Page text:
Just finished watching a livefeed of Alan November at TEDxNYED. I’ll update the blog with the link as soon as the video is posted. As always engaging and challenging, but it did set me to thinking about how long it takes for change to occur in education.
My first Alan November fix was in 2004 when teaching in Bedfordshire. He was keynote at an East of England Broadband consortium conference (which had a great speaker list) in 2004. In the intervening year I have seen him a number of times at various conferences in the UK, always speaking sense, always backing up what he says with evidence. I take (at least) two key messages from November (Alan?, Mr N?): children learn better when they learn not just from their teacher, but from a range of people, including their peers, and that used properly, technology facilitates this pedagogy of learning and teaching in a way that cannot be done without it.
So really, what I have are a series of questions (sorry guys, no answers here today), and they are focussed on the English education system because that’s the one I know, it’s the one my kids use and its the one I want to get better.
Firstly, is he right? Do children learn better when getting a range of inputs? Intuitively it feels right to me and my own teaching experiences support it, but I would still like to see the research.
How well do children learn from each other? Again, it is something I have seen working well in my own classroom (and at home with my two children). There is more academic research around this but much of it hails from the pre-PC age (if Steve Jobs can call the iPad “a post-PC device” then I can lay claim to the phrase pre-PC) which sometimes makes it difficult to relate to today’s learning experiences.
So, assuming that we can get positive answers to the above, how well does the use of technology facilitate this social learning? Well, in English schools, not very well. Much of the use of technology in schools has been set up to automate processes that have been carried out in education for years, providing students with what are effectively expensive paper and pen (and because it is using pre-Touch technology it doesn’t even do that very well). Very little use of technology in schools could be said to be doing things that can’t be done without it. Agreed, sometimes faster and sometimes neater, but infrequently could it not be done with pencil and paper. You only have to look at those schools that have used technology well to change learning, to see the gulf.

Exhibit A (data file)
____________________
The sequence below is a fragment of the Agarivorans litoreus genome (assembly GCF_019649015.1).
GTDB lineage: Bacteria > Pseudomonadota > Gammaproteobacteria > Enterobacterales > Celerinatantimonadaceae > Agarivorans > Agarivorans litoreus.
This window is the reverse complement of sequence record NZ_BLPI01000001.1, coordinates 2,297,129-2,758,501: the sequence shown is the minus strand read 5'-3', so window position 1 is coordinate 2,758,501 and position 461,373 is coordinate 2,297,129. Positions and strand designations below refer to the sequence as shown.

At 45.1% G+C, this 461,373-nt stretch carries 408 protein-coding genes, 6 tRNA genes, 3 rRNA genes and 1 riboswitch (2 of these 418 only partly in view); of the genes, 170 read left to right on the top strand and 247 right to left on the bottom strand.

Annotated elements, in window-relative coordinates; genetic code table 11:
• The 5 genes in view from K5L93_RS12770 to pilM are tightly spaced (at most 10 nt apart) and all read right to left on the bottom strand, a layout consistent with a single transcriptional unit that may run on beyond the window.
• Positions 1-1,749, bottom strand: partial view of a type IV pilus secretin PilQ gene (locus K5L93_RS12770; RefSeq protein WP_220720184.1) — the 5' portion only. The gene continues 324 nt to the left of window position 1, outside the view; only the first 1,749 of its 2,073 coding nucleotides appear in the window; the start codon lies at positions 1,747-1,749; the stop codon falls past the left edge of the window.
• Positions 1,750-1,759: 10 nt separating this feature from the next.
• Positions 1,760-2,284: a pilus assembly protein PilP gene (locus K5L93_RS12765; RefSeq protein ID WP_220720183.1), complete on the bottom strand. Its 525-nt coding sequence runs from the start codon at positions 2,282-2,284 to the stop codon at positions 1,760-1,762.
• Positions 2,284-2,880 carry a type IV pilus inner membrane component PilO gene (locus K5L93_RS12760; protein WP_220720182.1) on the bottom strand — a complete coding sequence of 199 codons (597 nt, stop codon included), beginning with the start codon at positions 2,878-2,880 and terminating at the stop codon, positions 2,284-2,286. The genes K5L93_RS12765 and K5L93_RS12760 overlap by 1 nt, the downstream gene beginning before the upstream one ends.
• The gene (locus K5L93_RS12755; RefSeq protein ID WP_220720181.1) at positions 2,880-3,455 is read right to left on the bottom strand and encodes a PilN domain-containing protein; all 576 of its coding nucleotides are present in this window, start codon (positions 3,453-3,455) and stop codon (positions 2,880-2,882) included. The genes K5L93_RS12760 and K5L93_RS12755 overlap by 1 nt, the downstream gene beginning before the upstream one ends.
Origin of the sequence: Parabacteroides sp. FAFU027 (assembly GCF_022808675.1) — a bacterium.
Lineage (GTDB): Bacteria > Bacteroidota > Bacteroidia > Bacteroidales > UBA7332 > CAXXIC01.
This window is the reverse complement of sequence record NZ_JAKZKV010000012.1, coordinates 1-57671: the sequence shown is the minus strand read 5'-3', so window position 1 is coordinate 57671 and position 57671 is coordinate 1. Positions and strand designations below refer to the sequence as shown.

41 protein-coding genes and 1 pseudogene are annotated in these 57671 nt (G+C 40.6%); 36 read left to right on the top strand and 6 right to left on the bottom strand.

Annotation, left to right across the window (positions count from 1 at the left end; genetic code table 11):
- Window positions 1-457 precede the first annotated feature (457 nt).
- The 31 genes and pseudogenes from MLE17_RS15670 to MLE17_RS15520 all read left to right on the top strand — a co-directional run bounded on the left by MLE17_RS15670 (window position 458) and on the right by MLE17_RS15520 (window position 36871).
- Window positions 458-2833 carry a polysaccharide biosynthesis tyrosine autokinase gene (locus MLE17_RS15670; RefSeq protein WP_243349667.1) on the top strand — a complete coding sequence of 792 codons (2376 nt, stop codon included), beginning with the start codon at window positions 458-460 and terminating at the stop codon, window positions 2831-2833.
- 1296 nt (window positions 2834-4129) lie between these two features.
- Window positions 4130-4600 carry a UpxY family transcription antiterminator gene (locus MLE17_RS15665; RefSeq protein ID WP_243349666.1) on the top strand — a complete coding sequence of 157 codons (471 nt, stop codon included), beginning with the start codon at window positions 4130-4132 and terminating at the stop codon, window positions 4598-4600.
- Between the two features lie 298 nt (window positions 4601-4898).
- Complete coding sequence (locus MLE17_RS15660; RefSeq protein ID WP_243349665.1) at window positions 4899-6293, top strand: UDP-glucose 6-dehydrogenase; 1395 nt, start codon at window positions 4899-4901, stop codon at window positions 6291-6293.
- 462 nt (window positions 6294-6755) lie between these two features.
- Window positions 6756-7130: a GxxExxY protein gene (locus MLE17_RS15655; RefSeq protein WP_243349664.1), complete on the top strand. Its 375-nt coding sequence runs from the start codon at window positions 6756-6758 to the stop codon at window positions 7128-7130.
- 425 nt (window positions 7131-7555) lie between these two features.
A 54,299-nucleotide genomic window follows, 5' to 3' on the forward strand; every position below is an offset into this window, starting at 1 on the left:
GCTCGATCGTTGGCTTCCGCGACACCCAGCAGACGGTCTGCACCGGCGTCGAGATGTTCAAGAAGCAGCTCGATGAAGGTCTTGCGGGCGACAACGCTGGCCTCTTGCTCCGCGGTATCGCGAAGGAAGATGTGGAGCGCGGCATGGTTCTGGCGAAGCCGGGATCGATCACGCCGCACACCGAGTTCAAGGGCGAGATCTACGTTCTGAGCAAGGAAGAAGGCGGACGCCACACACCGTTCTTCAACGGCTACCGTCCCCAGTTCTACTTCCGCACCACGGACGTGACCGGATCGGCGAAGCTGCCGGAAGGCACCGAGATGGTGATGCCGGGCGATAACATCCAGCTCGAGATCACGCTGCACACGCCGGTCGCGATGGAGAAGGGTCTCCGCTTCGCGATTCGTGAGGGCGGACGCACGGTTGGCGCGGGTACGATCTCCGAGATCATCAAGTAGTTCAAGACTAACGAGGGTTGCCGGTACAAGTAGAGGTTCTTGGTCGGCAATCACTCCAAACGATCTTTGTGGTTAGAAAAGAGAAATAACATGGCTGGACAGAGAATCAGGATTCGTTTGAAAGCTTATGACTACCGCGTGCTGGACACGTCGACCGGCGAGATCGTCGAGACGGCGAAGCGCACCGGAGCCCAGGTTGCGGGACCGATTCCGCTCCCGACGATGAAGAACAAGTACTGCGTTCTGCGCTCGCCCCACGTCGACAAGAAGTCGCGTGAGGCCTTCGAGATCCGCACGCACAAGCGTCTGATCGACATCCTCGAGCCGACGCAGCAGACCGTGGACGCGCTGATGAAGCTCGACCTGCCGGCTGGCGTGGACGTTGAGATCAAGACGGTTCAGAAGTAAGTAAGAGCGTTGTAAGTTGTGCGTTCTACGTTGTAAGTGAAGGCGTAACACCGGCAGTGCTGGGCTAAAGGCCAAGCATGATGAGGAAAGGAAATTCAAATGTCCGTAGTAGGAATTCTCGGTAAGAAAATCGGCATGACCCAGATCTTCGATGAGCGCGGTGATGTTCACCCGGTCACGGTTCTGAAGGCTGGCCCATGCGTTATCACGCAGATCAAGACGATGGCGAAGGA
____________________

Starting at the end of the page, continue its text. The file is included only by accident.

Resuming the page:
Okay, now I’m going to venture an opinion rather than ask a question. Personally I think that this has had much to do with the control of technology in schools being in the hands of the technologists rather than the pedagogists. This is not to lay any fault at the door of all technologists – at least they brought the stuff in and many of them (us?) are excellent and innovative pedagogists. But too often the technology in schools has passed out of the hands of the educators and into the hands of the technicians.
And now to go even further out on a limb – often the good intentions of both technologists and pedagogists are frustrated by over-zealous and self-interested safeguarding processes. The area of safeguarding is a whole other batch of posts, but suffice to say here – my 10 year old daughter is not safeguarded by her school banning access to the outside world. The school is safeguarded, but she isn’t.
But I digress. My point, if there is one, is that the pedagogists really do have to wake up and smell the coffee. Maybe when you last seriously looked at what the technology could do it wasn’t ready for you or your students. Well, it is now. The technology is mature. Is doesn’t crash all the time (especially if its an iPad app). The software and the hardware is there, often in the pocket of the students (assuming they haven’t been banned from using it), and often free to use. My challenge to the pedagogists is for them to stop leaving the technology to the technologists. Embrace it and internalise it in your own practice.